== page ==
As with many of its neighbours Oman
is an absolute monarchy. Sultan Qaboos is the head of state and hereditary leader of Oman since 1970. He is the longest-serving current leader in the Middle East. Qaboos directly controls the foreign affairs and defence portfolio. He issues laws by decree. Oman remains deeply partriarchal and influenced by various tribes, except in a few larger cities such as Muscat. The elected municipal councils enable citizens to be involved in services the municipalities offer to the people including building and repairing roads and public schools.
Sana Al-Maashari, 37 was elected in the province of Amerat while Amna al-Balushi was elected in Seeb both in the governorate of Muscat. Both describe Omani society as more open than it had been in the past although far from perfect. Al-Maashari
said: "My father had been appointed by the wali (governor) because he knew some businessmen. I prefer elections because it is all about merit and that gives confidence to the candidates, who are not just named by someone or another".
Balushi did not share the same type of background as Al-Masshari. She campaigned actively in the province of Seeb, giving public speeches and granting the media interviews. A mother of four, Balushi said that her family was supportive and helped her focus on her campaign. She uses social media such as Facebook, Instagram and Twitter to keep in contact with people. Balushi also claimed that she was not voted in because of her tribe but because people thought she could serve them best.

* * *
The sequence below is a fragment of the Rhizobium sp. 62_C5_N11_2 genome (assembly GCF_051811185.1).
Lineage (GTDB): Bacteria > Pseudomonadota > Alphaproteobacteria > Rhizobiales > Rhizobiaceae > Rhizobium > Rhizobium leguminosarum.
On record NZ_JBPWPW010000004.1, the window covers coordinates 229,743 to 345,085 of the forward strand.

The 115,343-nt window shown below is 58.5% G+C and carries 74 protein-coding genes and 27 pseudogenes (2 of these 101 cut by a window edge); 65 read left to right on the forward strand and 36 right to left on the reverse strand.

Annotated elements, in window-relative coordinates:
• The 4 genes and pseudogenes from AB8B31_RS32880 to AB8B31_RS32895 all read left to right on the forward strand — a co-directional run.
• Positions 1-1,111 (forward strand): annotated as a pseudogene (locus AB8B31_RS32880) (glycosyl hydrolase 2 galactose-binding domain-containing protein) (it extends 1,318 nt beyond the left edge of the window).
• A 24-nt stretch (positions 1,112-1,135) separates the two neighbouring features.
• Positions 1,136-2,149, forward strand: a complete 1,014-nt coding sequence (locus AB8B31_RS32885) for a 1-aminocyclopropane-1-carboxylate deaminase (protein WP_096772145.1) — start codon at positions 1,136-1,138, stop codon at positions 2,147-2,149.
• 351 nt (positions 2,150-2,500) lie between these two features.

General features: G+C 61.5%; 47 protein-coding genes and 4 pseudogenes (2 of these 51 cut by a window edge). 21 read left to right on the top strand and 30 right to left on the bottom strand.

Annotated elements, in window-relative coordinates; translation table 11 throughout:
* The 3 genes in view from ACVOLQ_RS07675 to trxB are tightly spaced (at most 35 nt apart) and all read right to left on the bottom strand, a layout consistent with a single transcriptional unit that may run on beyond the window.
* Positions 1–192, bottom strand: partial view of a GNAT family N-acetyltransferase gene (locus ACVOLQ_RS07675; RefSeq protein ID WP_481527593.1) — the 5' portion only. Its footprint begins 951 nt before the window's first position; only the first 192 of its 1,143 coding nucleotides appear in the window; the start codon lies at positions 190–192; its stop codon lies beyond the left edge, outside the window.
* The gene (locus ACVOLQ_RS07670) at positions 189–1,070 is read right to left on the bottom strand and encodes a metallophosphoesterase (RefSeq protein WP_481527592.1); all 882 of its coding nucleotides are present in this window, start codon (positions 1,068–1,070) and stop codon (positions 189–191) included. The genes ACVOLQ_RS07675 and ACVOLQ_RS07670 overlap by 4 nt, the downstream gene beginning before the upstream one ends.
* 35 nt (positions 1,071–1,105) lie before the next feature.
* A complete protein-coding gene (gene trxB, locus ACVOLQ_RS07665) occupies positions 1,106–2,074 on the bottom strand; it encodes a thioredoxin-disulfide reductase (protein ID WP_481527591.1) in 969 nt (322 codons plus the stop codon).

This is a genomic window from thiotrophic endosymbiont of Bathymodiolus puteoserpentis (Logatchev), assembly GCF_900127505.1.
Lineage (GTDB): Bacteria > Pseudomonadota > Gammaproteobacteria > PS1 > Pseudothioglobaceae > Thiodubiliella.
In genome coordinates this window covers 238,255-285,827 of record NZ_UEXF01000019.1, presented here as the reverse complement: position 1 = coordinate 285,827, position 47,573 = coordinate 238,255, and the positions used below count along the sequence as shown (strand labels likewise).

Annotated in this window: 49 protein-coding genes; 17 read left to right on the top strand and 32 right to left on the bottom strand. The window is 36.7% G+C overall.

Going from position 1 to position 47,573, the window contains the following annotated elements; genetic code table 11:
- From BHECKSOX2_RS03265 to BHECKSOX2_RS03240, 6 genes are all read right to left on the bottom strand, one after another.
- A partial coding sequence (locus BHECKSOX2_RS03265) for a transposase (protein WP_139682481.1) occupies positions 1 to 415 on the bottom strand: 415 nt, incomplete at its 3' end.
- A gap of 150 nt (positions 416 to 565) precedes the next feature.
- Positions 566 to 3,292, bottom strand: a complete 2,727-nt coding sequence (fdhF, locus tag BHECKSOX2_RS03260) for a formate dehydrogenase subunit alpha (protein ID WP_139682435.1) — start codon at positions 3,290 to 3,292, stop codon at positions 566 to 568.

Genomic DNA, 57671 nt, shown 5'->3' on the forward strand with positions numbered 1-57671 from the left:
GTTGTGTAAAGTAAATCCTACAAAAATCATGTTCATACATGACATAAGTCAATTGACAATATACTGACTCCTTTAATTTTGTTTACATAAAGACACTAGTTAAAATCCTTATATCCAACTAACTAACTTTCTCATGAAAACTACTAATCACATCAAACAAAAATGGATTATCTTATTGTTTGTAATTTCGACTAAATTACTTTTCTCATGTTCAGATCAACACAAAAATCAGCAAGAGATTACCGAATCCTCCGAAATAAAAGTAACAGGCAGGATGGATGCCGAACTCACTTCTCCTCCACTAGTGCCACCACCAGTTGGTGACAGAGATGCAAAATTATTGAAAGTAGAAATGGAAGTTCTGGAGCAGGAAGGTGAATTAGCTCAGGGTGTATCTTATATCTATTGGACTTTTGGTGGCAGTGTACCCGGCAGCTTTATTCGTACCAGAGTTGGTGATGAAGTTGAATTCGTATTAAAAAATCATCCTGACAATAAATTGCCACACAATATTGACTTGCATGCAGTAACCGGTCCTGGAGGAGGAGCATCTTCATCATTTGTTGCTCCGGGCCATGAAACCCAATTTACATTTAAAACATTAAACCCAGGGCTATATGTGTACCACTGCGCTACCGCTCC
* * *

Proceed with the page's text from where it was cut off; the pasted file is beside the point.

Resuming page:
Maashari hopes to obtain a degree in business school, but wants to pursue medical studies and become a doctor. A UNICEF report in 2011 showed that 83 percent of Omani boys attend high school compared to 81 percent of girls, not a huge difference.
Masshari noted that in her family all got diplomas and her sister is studying in the US. She said the Sultan Qaboos did not support gender discrimination. Her opinion was supported by Dr. Saeed al-Muhurrami
, a professor of political science at the University of Sultan Qaboos, located in the capital Muscat: "We have 18,000 students only in this university and among these 18,000, we have more girls than boys."
Basmah Al Kiyumi , a lawyer with an interest in women's rights, claimed that a female politician "has to fight more than men to get there". She claims that women are still restricted by the religion and customs of Oman. However, even she admitted that the government had made significant progress. In 2008 the government decided to celebrate women each October 17th.
A 2013 study of women's rights in 22 Arab countries rated Oman as second only to the Comoros Islands on women's right and ahead of countries such as Jordan and Egypt. The Ministry of Information says that as of the end of 2015, 41 percent of government workers were women. Kiyumi pointed out that much family law still favors men: "Regarding divorce, child custody, inheritance, permission to have a passport. But things are evolving here." Oman also has made huge strides in health care. In 2001,Oman was ranked number 8
by the World Health Organization.